Left to right:James Gray, Sr., Principal of BEST College Prep High School (Business Entrepreneurial School of Technology) with students: Derricka Grundy, Jamelia Little, Megaen Curl, Quaneda Morris; ( Rear, left to right) : Jourdan Williams-Hoskin, Ronald Mills, Jermilia McLane, BEST Scholarship Director, Marsha Rhynes.
By Brenda McCuistion
There was standing room only as Oakland youth were acknowledged for participating in Advanced Placement (AP) classes. AP classes are college courses that provide college credit. A student that begins taking AP courses in their freshman year at high school could potentially receive their high school diploma and start college as a sophomore.
Walter Robinson, Director of Undergraduate Admissions at U.C. Berkeley was the key note speaker. His speech and presence at this event uplifted students, parents, teachers, educational community, and community supporters.
None of those who attended will forget Mr. Robinson sharing of a quote from Dr. Wade Nobles about the definition of POWER as being “the ability to define reality and have other people believe it is their reality”.
Mr. Robinson shared his personal story and encouraged African American students to take ownership of their education, realize that they are more than their life circumstances, and to continue to set their expectations high. (“I am often asked if it’s better to take an AP class and get a “B” or a regular college prep class and get an “A”. I tell them, it’s better to take an AP class and get an “A”).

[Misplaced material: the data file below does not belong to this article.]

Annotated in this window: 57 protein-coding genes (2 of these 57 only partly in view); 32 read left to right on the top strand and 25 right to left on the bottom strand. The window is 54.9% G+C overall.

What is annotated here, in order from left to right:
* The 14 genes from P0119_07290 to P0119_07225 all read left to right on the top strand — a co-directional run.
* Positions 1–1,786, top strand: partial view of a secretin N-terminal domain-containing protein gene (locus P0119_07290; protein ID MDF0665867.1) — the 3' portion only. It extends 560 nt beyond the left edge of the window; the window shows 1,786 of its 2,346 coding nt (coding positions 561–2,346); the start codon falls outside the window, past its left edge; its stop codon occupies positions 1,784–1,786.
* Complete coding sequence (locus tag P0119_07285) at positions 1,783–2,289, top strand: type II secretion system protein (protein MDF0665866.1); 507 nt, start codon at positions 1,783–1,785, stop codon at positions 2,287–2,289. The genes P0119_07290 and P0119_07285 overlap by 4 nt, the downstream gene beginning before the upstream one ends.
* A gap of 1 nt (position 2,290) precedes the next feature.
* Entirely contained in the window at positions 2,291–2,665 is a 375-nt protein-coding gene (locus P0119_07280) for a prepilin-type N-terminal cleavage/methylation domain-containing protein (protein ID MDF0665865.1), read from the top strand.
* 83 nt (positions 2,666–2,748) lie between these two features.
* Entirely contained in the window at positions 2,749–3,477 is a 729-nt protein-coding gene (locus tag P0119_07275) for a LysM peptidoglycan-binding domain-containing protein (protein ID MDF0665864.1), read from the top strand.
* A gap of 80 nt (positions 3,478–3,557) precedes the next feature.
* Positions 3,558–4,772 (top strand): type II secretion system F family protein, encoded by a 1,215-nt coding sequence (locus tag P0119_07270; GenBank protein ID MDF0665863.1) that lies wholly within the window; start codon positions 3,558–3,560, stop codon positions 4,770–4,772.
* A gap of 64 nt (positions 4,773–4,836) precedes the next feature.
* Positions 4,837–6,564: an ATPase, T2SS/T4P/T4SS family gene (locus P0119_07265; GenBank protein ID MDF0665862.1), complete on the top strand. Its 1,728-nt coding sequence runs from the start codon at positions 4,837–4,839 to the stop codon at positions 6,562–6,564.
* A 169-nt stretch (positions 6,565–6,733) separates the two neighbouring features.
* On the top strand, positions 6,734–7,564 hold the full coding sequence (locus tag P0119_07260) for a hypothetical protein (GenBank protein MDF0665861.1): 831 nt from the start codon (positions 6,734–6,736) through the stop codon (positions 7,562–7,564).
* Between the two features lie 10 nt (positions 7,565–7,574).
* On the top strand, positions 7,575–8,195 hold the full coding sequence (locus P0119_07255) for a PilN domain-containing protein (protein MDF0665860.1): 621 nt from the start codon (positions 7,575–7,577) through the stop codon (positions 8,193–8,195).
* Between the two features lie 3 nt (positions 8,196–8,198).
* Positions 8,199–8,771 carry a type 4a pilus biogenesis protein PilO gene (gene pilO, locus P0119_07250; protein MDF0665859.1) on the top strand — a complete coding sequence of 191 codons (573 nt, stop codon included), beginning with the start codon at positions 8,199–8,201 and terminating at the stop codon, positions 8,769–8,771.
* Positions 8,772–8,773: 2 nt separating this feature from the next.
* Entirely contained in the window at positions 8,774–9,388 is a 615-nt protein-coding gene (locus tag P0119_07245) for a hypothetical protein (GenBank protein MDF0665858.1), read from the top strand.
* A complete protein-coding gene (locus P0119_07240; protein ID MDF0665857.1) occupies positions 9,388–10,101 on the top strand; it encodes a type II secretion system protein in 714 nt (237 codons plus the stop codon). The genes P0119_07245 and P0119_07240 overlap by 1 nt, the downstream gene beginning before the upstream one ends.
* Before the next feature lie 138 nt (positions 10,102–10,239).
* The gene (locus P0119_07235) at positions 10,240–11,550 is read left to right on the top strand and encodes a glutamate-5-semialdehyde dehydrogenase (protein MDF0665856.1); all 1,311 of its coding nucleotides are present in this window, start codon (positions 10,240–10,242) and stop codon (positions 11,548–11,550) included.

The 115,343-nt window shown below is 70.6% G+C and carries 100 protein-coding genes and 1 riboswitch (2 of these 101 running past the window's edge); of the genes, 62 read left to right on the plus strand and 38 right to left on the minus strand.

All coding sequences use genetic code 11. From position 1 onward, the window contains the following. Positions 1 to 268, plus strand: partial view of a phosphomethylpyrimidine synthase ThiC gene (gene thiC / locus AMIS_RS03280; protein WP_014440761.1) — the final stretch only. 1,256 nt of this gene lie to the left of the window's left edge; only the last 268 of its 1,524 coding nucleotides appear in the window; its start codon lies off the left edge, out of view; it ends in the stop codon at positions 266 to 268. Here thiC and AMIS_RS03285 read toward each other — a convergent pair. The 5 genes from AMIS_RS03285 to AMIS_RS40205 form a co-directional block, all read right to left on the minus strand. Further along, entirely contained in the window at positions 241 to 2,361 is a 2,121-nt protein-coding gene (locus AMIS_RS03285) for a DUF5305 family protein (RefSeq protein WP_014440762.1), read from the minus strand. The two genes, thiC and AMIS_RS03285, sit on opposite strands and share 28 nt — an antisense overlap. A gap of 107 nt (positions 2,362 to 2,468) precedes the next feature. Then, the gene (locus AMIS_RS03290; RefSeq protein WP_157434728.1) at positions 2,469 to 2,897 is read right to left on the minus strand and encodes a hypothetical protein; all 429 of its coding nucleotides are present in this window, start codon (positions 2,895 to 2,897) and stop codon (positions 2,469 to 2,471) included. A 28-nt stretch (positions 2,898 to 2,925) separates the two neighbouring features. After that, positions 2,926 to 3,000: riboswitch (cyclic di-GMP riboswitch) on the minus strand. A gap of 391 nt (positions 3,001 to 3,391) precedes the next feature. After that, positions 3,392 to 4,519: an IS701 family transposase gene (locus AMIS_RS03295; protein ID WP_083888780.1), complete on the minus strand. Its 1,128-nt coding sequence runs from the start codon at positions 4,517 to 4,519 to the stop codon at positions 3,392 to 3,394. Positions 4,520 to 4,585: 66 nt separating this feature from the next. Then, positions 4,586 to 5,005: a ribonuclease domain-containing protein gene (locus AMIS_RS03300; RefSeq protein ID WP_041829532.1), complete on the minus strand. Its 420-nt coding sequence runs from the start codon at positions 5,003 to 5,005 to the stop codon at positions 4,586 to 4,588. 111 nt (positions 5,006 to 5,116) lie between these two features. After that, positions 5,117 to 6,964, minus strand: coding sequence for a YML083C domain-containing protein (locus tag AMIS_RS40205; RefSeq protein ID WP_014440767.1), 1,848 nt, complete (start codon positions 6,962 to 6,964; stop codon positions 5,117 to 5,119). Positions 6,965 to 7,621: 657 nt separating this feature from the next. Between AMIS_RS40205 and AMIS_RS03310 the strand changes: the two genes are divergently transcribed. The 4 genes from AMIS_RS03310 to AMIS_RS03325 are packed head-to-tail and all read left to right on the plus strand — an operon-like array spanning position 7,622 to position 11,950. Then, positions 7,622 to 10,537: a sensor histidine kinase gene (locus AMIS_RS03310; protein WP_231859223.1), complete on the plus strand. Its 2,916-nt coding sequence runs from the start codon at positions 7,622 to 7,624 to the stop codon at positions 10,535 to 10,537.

The event was exceptionally well attended with standing room only and Oakland students came forward to the microphone to speak, each proudly accepting the challenge of academic rigor, personal leadership, and to embrace a future that includes college with the resolve to become lifelong learners.
Derrika Grundy said, “AP courses have helped to push me to attain my goals.” She also sees AP classes pushing her into college.
Ronald Mills explained, “I’m in AP classes to better myself”
Danea Murphy, a 10th grader stated “AP classes are heck a hard but I’m determined to better myself”. Danea wants to pursue a career as an Investigator.
Another student was inspired to take AP classes by her sister who graduated at the top of her class.
Lavonda Haynes is also dedicated to her education. One day she approached the principal with a complaint that her calculus teacher had been missing too many classes. She and other class members worked together with the principal to resolve this issue.
A partnership was developed involving the Oakland Unified School District’s College Readiness Office directed by Brian McKibben and the College Board with Lynn Haines Dodd to form The African American AP Student Initiative.
The Initiative is a testament to the commitment of Oakland schools to promote, enhance, and sustain a college-going culture for African American students.
Other districts in the initiative are Dayton, Chicago, Austin, Massachusetts, and DeKalb County.
The Oakland partnership has utilized focus groups with students, forums at U.C. Berkeley to honor those involved, pictures of African American students taking AP classes posted at school sites and tutoring for students who need additional support.